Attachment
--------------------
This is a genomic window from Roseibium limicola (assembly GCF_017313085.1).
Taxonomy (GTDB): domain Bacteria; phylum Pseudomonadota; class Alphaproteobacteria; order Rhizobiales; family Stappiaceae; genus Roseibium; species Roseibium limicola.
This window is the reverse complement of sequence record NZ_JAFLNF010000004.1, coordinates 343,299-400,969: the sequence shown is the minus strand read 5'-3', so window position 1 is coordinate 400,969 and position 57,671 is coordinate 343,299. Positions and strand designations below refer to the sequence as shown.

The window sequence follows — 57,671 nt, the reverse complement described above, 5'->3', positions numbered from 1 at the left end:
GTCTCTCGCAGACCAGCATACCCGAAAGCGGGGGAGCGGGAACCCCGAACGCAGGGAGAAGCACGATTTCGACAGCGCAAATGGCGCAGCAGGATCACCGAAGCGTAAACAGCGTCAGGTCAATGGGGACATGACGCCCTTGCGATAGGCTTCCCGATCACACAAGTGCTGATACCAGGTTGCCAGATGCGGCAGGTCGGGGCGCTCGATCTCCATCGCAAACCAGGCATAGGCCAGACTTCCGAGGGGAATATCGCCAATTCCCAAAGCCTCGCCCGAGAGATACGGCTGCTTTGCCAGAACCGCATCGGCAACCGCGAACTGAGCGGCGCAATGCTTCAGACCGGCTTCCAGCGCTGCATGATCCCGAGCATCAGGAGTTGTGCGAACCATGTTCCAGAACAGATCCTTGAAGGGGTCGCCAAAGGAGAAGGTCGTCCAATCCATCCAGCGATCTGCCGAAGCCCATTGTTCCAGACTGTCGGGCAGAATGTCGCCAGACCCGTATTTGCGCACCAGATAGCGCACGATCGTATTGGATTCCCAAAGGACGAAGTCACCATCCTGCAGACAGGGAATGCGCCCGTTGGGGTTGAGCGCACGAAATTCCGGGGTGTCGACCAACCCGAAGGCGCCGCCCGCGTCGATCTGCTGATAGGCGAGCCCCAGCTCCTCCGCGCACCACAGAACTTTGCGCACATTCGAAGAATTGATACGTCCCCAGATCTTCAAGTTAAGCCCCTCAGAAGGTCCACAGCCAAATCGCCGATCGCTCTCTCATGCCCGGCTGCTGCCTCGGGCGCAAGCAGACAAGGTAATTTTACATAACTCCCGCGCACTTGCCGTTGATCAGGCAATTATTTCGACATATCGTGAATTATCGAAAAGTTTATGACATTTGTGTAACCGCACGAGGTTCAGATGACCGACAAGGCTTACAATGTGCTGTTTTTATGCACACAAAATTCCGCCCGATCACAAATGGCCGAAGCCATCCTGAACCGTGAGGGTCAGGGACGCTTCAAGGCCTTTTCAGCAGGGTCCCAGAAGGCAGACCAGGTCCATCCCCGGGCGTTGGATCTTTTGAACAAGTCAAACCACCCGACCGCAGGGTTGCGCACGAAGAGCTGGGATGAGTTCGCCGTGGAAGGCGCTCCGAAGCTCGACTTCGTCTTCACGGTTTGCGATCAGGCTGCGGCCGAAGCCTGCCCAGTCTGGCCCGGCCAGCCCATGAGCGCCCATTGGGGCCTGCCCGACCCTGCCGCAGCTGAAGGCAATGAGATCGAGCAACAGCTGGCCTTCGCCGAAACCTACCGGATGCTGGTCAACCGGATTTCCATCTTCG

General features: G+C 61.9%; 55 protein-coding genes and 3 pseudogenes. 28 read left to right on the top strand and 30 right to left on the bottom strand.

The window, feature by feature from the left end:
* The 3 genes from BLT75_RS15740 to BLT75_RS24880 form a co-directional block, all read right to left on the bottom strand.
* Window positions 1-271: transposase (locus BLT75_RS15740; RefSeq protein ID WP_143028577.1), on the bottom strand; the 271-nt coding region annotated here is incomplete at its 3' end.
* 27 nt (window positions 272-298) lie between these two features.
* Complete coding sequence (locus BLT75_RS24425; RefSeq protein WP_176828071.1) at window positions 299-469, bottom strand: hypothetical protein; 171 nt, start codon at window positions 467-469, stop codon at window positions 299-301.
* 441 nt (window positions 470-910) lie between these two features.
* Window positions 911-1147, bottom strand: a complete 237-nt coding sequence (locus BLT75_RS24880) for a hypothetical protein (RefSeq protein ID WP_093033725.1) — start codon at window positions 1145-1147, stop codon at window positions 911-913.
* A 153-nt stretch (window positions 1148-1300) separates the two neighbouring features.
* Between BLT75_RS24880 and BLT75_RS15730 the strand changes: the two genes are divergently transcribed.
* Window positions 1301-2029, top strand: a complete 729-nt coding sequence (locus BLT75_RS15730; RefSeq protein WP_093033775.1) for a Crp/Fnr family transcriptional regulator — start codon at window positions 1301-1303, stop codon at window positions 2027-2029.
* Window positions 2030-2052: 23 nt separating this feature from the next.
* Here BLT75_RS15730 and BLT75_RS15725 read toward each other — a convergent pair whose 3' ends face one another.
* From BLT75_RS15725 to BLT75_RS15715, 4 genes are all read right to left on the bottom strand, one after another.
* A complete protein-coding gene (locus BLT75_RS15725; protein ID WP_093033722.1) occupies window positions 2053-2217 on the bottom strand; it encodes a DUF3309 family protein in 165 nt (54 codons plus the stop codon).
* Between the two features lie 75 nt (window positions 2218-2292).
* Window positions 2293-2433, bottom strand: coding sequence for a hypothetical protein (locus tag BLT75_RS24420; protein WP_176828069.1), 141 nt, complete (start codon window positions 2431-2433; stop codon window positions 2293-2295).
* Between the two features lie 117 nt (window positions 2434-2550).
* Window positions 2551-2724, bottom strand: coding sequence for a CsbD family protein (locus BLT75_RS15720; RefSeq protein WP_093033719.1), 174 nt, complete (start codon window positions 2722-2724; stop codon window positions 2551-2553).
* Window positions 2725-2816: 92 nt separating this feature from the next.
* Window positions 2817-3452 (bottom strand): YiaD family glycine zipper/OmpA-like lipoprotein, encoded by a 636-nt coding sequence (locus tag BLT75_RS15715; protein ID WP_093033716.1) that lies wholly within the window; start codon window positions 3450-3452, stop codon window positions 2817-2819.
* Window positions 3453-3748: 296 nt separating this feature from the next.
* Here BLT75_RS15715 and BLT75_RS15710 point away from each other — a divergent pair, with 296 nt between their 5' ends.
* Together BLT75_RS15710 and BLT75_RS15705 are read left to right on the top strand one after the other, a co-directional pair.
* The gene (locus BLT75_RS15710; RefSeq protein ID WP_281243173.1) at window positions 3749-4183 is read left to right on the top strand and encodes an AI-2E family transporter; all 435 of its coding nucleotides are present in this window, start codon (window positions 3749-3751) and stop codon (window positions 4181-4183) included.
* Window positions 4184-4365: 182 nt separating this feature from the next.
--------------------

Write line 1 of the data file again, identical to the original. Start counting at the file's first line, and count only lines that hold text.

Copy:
This is a genomic window from Roseibium limicola (assembly GCF_017313085.1).